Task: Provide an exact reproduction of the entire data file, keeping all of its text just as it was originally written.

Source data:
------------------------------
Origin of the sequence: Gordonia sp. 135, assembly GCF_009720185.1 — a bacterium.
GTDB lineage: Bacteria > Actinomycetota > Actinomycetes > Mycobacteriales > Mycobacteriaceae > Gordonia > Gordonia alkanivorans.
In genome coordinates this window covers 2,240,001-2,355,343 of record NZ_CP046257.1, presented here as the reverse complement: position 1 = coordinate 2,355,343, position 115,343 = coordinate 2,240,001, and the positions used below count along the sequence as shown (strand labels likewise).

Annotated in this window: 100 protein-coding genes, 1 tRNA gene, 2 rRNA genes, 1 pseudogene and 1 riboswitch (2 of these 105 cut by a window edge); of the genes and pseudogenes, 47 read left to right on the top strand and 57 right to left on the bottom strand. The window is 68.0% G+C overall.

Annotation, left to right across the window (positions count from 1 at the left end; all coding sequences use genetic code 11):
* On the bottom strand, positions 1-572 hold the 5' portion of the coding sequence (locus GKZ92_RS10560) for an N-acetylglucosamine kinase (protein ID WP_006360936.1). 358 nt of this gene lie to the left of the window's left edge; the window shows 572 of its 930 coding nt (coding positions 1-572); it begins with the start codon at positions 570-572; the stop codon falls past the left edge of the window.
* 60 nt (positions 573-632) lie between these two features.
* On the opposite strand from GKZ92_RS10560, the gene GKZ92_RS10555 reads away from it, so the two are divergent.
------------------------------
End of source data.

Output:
Origin of the sequence: Gordonia sp. 135, assembly GCF_009720185.1 — a bacterium.
GTDB lineage: Bacteria > Actinomycetota > Actinomycetes > Mycobacteriales > Mycobacteriaceae > Gordonia > Gordonia alkanivorans.
In genome coordinates this window covers 2,240,001-2,355,343 of record NZ_CP046257.1, presented here as the reverse complement: position 1 = coordinate 2,355,343, position 115,343 = coordinate 2,240,001, and the positions used below count along the sequence as shown (strand labels likewise).

Annotated in this window: 100 protein-coding genes, 1 tRNA gene, 2 rRNA genes, 1 pseudogene and 1 riboswitch (2 of these 105 cut by a window edge); of the genes and pseudogenes, 47 read left to right on the top strand and 57 right to left on the bottom strand. The window is 68.0% G+C overall.

Annotation, left to right across the window (positions count from 1 at the left end; all coding sequences use genetic code 11):
* On the bottom strand, positions 1-572 hold the 5' portion of the coding sequence (locus GKZ92_RS10560) for an N-acetylglucosamine kinase (protein ID WP_006360936.1). 358 nt of this gene lie to the left of the window's left edge; the window shows 572 of its 930 coding nt (coding positions 1-572); it begins with the start codon at positions 570-572; the stop codon falls past the left edge of the window.
* 60 nt (positions 573-632) lie between these two features.
* On the opposite strand from GKZ92_RS10560, the gene GKZ92_RS10555 reads away from it, so the two are divergent.